The growing price of power
Three new power plants lead to jump in local bills

SideStory: Clearing the air over the Four Corners

Power lines frame the view from Coal Bank Pass early this week. All La Plata Electric Association customers will see their month- ly power bills go up after the first of the year. The rate hike is being passed down by LPEA’s wholesale provider Tri-State, and the increase will cover the construction of three new coal-fired power plants in west Kansas and southeast Colorado. Opponents of hike charge that the additional power is not needed, and energy efficiency is a better answer to the dilemma./Photo by Jared Boyd

by Will Sands

Durangoans will be coughing up extra cash for coal-fired power after the first of the year. A substantial rate increase is coming to La Plata Electric Association customers in order to help cover the $5 billion price tag of constructing three new coal-fired power plants.

LPEA customers are not alone. Forty-four electric co-ops who buy wholesale electricity from Denver-based Tri-State Generation and Transmission are facing double-digit rate increases. Tri-State plans to expand its coal-fired power by 2,100 megawatts with construction of two 700-megawatt plants in western Kansas and one in southeastern Colorado. The cost of the three plants is pegged at $5 billion, and ratepayers will be forced to pick up the entire tab. Wholesale rates for electricity will jump by at least 64 percent over the next five years, according to Tri-State’s own analysis.

In 2007, Tri-State will pass a 12 percent rate hike along to LPEA to fund the plants. The local co-op will absorb some of the increase, but average residential electric customers will see their bills jump by 6 percent, or roughly $5 per month.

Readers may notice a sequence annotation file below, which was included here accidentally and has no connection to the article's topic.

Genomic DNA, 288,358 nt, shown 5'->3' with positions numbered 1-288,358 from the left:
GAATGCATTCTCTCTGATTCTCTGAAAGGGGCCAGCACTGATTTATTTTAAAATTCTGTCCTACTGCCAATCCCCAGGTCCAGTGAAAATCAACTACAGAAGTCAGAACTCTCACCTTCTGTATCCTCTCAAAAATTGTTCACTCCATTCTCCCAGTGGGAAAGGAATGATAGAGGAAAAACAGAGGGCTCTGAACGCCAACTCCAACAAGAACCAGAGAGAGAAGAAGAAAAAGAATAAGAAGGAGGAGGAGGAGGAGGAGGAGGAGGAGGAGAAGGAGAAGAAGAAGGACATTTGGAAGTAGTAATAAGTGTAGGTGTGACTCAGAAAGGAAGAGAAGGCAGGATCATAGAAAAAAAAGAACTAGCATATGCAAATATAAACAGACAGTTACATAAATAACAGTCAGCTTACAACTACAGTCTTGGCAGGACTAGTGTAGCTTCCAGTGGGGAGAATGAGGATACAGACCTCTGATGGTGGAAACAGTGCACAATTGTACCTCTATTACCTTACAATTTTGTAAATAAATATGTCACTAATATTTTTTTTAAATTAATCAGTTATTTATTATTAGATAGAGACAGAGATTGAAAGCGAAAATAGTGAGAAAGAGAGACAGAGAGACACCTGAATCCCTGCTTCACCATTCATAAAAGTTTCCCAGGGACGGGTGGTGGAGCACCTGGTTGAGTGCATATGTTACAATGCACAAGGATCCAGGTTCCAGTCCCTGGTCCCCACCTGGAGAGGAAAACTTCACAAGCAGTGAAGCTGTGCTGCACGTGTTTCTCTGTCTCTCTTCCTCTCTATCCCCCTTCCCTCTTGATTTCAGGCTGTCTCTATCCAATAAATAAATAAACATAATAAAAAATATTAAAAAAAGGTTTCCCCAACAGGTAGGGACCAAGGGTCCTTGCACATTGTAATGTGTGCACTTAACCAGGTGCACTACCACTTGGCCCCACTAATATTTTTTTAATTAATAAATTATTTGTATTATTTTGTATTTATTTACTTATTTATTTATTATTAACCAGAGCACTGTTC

Tri-State notified LPEA of the coming hit in September, and the co-op is doing its best to lighten the blow on bill payers. Greg Munro, LPEA’s chief executive officer, commented, “Gasoline prices have soared. Heating oil and natural gas prices are taking flight. The last thing our members want to hear is more bad news about their energy costs. Despite the best efforts of electric co-ops across the country to hold the line, the monthly electric bills are unfortunately heading up.”

From LPEA’s perspective, the rate increase is somewhat justified. Munro explained that Tri-State is struggling to keep pace with energy demand and that demand is continuing to grow.

“When demand for electricity exceeds the supply generated by Tri-State, which is occurring, the company must purchase the needed power in the open market,” explained Munro. “Just like any commodity, buying on the spot market is generally the most expensive option, and that supply is rapidly decreasing.”

Watchdog groups and energy-efficiency advocates view the rate increases differently. Rick Gilliam, senior energy policy advisor of Western Resource Advocates, countered that his analysis shows that Tri-State is actually covering current demand. He alleged that the power supplier is instead speculating on future needs.